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April 4, 1931

THE INCIDENCE OF BRAIN TUMORS IN EPILEPSYAS REVEALED BY ROUTINE ENCEPHALOGRAPHY

Author Affiliations

Associate in Neurosurgery, Temple University School of Medicine PHILADELPHIA
From the Neurosurgical Clinic of Dr. Temple Fay, Temple University Hospital.

JAMA. 1931;96(14):1118-1121. doi:10.1001/jama.1931.02720400016004
Abstract

The use of lumbar insufflation of air to replace cerebrospinal fluid has made possible roentgenographic studies of the brain that clearly show the gross lesions and deformities otherwise undemonstrable. Reports of various observers, Friedman, Snow and Kasanin,1 Carpenter,2 Waggoner3 and Pancoast and Fay,4 indicate the value of this procedure in the accurate diagnosis and localization of obscure cerebral lesions.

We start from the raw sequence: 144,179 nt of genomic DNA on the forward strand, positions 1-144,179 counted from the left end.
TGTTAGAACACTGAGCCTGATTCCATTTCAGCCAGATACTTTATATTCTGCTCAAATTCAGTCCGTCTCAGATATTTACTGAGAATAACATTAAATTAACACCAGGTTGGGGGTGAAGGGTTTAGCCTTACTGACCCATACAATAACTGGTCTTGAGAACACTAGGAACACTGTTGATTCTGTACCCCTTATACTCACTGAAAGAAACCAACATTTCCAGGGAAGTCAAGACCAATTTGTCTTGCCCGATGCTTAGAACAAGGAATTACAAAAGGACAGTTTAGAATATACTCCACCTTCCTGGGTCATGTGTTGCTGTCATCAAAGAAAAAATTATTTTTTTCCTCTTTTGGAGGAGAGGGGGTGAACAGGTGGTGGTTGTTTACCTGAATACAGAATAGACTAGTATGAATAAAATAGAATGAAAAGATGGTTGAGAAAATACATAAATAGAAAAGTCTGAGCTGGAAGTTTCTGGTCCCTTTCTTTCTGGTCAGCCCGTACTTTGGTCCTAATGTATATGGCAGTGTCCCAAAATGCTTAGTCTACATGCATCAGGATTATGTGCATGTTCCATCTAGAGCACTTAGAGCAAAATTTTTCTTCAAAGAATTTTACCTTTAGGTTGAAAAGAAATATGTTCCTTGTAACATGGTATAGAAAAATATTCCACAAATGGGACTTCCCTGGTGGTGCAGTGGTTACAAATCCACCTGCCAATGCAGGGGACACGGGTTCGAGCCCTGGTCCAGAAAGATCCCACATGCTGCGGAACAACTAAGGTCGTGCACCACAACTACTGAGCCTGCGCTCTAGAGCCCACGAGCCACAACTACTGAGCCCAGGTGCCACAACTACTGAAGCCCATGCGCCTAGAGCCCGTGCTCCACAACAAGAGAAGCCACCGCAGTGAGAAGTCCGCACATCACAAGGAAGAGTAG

The convulsions that occur after the third decade of life are usually symptomatic in type and should arouse the suspicion of an organic lesion. Parker,5 in an analysis of 313 cases of brain tumor, found that in 67, or 21.6 per cent, there were major epileptic attacks, and that in 38 cases convulsions were the initial symptom. In 13 of his cases, no other complaint had been present for one or more years preceding the development of other signs and symptoms. Careful studies to determine the

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